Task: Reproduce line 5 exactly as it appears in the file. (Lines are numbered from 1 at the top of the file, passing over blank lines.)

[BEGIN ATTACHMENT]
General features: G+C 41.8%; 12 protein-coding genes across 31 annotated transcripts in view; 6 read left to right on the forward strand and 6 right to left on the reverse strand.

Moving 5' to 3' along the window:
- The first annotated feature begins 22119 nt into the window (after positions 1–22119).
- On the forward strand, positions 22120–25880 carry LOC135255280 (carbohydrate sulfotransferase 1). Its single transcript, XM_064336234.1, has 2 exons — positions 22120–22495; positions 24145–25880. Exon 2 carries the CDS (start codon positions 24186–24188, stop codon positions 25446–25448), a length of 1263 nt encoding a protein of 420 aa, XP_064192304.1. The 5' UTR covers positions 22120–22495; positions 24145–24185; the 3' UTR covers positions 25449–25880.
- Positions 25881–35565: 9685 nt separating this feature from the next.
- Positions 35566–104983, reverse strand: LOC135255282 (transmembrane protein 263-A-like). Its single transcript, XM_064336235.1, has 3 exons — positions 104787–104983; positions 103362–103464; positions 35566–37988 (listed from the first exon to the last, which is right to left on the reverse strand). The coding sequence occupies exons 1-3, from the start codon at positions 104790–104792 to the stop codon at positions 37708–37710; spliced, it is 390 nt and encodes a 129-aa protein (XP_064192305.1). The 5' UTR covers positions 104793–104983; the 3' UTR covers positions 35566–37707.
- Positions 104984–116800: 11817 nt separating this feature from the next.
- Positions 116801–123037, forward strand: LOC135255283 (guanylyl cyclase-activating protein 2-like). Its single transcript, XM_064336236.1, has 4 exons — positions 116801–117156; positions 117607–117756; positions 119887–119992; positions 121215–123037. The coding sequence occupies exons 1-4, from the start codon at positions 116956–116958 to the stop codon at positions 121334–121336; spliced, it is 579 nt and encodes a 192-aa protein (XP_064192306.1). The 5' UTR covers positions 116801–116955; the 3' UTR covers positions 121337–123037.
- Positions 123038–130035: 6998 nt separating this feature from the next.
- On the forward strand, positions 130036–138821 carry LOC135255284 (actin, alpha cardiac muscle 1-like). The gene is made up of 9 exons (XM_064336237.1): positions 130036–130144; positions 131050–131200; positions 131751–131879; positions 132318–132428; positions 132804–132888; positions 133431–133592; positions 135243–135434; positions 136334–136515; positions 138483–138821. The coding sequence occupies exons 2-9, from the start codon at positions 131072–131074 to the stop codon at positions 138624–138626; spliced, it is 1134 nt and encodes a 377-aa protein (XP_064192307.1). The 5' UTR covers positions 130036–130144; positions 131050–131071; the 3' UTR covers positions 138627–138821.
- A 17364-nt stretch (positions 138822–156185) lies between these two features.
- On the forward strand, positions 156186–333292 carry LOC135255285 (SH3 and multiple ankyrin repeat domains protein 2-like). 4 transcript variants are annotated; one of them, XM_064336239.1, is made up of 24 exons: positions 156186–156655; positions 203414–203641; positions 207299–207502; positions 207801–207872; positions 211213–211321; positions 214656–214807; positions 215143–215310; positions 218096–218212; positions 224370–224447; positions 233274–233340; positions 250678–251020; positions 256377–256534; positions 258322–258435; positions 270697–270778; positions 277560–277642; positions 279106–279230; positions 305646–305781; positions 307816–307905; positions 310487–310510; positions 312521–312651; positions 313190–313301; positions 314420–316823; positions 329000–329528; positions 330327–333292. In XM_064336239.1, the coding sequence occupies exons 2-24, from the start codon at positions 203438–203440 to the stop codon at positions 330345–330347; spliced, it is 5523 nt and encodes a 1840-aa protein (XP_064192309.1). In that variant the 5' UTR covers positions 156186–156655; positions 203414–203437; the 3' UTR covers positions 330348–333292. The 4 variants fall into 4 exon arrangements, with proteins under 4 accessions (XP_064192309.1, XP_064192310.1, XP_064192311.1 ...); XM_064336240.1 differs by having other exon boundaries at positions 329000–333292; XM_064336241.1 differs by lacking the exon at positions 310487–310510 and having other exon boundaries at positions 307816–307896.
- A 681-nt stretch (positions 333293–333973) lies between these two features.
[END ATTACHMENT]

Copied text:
- Positions 25881–35565: 9685 nt separating this feature from the next.